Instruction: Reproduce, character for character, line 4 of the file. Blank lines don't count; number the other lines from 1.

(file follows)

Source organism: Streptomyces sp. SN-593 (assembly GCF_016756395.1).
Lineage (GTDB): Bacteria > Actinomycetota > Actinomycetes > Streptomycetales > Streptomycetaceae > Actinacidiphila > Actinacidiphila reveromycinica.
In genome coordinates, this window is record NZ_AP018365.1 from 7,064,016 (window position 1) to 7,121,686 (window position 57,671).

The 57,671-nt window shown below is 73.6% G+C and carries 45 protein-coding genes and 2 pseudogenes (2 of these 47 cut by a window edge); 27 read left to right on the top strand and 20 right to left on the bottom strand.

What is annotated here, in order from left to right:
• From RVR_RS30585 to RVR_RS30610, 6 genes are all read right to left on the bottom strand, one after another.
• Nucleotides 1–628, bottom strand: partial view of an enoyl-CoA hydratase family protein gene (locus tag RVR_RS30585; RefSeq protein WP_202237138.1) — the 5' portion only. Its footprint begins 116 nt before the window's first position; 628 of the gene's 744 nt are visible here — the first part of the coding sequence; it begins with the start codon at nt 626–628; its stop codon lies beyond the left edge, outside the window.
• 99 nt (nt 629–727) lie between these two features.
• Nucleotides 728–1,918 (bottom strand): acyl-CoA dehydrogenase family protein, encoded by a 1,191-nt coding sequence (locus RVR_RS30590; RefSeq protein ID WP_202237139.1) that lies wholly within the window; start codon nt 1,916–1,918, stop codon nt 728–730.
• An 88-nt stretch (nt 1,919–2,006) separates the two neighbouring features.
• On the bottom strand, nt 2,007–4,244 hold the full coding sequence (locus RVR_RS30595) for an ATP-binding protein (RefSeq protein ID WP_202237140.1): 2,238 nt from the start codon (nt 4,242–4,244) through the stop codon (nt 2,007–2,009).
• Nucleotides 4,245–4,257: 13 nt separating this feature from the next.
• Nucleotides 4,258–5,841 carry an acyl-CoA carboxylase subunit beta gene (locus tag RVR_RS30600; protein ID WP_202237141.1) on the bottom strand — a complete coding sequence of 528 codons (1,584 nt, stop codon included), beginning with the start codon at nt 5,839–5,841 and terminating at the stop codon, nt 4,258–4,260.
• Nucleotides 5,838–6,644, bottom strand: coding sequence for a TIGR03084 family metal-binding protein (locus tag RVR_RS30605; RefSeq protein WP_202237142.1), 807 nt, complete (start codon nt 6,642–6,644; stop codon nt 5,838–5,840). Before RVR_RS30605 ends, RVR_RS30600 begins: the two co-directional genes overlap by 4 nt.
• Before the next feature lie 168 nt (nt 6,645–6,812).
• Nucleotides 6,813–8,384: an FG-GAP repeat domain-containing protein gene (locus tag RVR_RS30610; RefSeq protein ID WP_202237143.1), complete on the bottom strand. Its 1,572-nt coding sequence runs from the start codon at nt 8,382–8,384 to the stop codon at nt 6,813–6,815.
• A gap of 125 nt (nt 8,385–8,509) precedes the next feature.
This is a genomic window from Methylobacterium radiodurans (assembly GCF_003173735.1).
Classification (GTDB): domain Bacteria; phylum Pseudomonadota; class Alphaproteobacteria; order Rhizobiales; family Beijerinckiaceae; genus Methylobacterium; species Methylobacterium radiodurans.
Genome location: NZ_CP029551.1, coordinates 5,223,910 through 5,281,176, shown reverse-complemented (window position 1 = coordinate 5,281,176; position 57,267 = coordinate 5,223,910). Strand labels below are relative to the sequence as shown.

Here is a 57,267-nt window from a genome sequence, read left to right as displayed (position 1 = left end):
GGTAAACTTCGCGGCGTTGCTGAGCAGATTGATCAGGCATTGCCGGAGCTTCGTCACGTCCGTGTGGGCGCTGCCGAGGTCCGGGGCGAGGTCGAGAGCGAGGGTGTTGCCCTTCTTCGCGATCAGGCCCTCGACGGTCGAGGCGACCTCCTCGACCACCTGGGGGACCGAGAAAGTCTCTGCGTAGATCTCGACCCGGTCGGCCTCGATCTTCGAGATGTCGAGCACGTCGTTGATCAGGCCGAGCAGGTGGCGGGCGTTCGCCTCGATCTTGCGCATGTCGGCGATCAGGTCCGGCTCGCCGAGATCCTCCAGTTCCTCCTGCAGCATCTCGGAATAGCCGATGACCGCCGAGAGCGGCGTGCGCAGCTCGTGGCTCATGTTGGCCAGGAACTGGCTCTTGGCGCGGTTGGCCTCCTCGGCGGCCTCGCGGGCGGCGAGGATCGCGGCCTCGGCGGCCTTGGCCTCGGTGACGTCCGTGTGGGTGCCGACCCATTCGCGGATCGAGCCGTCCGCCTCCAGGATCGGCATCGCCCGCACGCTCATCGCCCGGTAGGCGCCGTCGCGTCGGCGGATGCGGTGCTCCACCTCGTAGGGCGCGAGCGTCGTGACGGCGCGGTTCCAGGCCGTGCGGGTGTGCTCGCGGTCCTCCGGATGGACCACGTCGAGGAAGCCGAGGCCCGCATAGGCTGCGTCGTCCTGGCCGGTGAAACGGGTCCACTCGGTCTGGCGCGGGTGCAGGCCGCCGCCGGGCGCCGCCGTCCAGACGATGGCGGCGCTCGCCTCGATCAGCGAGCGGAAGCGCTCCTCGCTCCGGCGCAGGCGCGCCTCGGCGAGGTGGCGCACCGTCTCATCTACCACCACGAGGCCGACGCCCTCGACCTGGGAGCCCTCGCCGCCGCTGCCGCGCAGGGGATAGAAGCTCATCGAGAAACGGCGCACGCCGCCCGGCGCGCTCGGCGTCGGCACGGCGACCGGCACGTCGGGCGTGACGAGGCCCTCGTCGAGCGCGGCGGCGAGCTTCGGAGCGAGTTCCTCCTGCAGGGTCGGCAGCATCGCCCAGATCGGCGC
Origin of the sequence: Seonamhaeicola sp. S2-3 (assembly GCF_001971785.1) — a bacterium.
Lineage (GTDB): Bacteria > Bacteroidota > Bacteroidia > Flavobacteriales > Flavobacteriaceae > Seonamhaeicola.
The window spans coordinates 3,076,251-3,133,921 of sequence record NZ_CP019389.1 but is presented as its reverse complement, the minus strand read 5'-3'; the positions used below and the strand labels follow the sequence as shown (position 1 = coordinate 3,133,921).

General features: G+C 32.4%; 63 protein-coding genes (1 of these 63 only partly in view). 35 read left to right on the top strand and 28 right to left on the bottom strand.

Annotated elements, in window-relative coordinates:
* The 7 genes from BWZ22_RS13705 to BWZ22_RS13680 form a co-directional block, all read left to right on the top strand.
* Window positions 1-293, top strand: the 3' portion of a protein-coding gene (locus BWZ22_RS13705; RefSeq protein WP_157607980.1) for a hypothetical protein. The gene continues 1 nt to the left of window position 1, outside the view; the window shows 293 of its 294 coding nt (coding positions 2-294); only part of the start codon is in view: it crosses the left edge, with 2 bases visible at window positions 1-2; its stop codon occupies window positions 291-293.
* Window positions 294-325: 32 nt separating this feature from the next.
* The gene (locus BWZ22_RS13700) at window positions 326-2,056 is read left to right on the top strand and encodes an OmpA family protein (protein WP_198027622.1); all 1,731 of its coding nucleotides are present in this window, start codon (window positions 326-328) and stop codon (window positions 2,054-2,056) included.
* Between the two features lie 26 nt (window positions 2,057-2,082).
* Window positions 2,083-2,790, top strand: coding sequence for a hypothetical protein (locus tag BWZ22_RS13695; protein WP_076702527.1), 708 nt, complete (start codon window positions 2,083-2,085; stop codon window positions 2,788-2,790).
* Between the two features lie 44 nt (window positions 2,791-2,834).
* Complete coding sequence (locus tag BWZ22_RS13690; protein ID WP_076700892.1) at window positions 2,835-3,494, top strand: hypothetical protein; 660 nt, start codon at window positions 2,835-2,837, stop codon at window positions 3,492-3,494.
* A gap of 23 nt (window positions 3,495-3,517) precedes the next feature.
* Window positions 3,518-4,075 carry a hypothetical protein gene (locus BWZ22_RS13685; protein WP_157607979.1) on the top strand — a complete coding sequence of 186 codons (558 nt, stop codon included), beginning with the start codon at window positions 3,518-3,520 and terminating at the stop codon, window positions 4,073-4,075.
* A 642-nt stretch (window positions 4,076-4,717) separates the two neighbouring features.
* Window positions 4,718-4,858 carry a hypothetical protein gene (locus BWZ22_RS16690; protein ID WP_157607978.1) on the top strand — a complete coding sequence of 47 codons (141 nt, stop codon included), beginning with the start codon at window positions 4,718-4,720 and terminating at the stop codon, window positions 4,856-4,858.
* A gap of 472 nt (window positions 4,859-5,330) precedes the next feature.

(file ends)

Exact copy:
The 57,671-nt window shown below is 73.6% G+C and carries 45 protein-coding genes and 2 pseudogenes (2 of these 47 cut by a window edge); 27 read left to right on the top strand and 20 right to left on the bottom strand.